DAYTON, Ohio - Steve Klonne can see the whole field now. The big picture. The greater scheme of things.
The head football coach at Moeller High School says he has mellowed, but that would suggest he has gradually gone soft. That would be the wrong read. Klonne is not the sideline screamer he once was, but his passion is still in place. It is his priorities that have changed.
He has been around long enough to stop caring so much about statistics and a lot more about standards.
''When I was an assistant, we beat Massillon to win the state (in 1980),'' Klonne said Saturday afternoon. ''They made a touchdown on our second team at the end of the game, and I wasn't happy because we gave up a shutout. That's ridiculous.''
Moeller mauled Harrison Saturday afternoon at Welcome Stadium, 56-36, and Steve Klonne might have named the score if he had been so inclined. The Crusaders finished the first quarter with a 28-0 lead, led 42-7 at the half, then allowed Harrison to salvage its dignity against the second stringers.
Nothing wrong with that. Their sweet season ended, the proud, defeated Harrison Wildcats paused for a team picture before boarding their buses. The Moeller players, meanwhile, hustled off the field for home, satisfied to still be alive in the Ohio Division I playoffs.
Ultimately, this is what matters about high school sports: memories and opportunities. The final score endures, but its importance is transient.
''It's just do-or-die,'' Moeller running back Grant Crosthwaite said with the urgency of a 17-year-old. ''A lot of the seniors want to make a run for state. . . . That's our only goal.''
Steve Klonne, with the seasoning of 51 years, said: ''I realize that this is a game. I realize that you're going to win some, and you're going to lose some. And every three or four years, you may have a class that can do something special. . . . You hope a good team can get better. That's teaching.''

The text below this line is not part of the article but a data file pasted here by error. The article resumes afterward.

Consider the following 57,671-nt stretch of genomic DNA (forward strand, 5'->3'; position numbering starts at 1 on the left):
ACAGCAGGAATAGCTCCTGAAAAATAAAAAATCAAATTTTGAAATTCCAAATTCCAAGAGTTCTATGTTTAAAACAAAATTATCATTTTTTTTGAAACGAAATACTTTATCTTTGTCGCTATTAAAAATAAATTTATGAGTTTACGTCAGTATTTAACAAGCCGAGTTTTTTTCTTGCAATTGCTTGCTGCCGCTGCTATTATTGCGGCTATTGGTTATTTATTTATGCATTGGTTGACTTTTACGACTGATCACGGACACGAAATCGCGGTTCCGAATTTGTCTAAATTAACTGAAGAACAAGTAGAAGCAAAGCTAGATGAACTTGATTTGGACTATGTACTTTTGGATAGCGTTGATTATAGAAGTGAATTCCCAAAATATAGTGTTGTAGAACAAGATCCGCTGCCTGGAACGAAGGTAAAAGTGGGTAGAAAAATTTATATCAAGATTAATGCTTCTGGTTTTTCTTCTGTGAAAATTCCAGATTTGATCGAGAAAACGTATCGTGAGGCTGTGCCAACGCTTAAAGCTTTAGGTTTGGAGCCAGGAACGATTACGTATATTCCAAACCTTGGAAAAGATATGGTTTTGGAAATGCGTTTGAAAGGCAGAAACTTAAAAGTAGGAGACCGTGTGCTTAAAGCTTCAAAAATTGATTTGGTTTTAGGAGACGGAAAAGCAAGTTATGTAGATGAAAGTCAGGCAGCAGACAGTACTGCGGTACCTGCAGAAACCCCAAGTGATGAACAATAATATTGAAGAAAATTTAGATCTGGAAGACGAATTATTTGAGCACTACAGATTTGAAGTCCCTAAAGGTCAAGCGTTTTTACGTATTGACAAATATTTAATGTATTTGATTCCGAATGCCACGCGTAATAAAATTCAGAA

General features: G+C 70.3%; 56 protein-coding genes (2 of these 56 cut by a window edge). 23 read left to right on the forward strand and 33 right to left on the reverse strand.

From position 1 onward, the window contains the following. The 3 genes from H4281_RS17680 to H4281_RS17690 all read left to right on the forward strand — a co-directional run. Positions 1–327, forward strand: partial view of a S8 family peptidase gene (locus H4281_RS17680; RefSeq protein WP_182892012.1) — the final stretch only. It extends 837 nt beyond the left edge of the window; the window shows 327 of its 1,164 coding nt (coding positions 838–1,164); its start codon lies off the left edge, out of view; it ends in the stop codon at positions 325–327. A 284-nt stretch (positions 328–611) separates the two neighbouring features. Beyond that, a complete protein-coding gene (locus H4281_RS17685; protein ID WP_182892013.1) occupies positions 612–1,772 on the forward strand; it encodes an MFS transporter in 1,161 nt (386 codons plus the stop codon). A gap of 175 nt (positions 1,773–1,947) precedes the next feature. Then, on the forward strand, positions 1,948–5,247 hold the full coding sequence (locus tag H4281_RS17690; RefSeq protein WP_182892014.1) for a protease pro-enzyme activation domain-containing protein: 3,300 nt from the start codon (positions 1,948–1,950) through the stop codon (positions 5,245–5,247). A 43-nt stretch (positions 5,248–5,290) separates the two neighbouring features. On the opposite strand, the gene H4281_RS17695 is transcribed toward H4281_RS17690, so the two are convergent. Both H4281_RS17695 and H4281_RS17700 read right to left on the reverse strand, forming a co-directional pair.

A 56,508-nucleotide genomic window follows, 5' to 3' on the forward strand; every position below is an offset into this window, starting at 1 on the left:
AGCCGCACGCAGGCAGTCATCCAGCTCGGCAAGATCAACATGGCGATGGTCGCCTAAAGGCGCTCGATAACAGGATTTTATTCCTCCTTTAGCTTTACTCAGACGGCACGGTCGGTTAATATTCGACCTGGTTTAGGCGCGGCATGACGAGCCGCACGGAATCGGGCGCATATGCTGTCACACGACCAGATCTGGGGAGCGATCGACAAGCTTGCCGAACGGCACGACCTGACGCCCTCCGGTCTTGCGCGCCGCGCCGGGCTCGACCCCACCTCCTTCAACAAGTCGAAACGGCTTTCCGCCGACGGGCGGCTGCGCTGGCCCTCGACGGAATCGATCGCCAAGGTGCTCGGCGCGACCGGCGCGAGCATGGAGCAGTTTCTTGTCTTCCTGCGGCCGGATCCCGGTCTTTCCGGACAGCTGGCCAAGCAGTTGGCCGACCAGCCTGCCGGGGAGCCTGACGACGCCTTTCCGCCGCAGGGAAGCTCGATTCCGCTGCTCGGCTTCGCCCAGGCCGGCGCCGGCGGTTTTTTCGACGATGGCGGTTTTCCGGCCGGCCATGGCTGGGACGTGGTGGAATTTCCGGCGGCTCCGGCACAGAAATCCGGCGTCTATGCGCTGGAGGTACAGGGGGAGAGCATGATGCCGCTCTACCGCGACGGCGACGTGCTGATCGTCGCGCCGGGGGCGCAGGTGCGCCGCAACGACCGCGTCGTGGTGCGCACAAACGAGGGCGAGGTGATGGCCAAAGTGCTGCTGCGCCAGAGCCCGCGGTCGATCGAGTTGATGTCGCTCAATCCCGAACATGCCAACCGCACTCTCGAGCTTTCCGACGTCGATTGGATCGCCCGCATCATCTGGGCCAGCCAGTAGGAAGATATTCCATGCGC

Told that he did not seem as driven as one might expect of a high-profile high school coach, Klonne said his assistant coaches might view him differently. He recalled a lecture he delivered about cheap shots that he thought his defense had taken.
This is not how Klonne would want his teams remembered. He has won two state championships in 16 years and almost 80 percent of his games, but his goals are no longer numerical.
If he is successful, an ambitious young coach reaches a point where his reputation becomes as precious as his record. This is Steve Klonne, circa '97.
''To set a standard of what a first-class football program should be,'' he said, describing his goal. ''Today, that's more important than anything else.''
Saturday, being a first-class football program meant leaving the reserves on the field against Harrison's regulars and seeing a 35-point lead slashed to 49-36 with 4:11 to play.
Finally, Klonne sent his starters back into action to secure the victory. Crosthwaite would finish with 154 yards on 18 carries behind overpowering blocking. Moeller quarterback Ryan Cooper threw for three touchdowns and, Klonne said, might have played his best game.
''I think we're peaking at the right time,'' Crosthwaite said.
Professionally speaking, Steve Klonne might already have peaked. He has no illusions about following Gerry Faust's path to college football - even if that path were still possible.
''My dream is just coaching high school football,'' Klonne said. ''I have no desire to do it at a different level. I'm 51. My chances of getting a job at the next level are pretty much shot.''
Being mellow means making one's peace with circumstance and adjusting one's goals accordingly. If this is where Steve Klonne finds himself, it's not a bad place to be.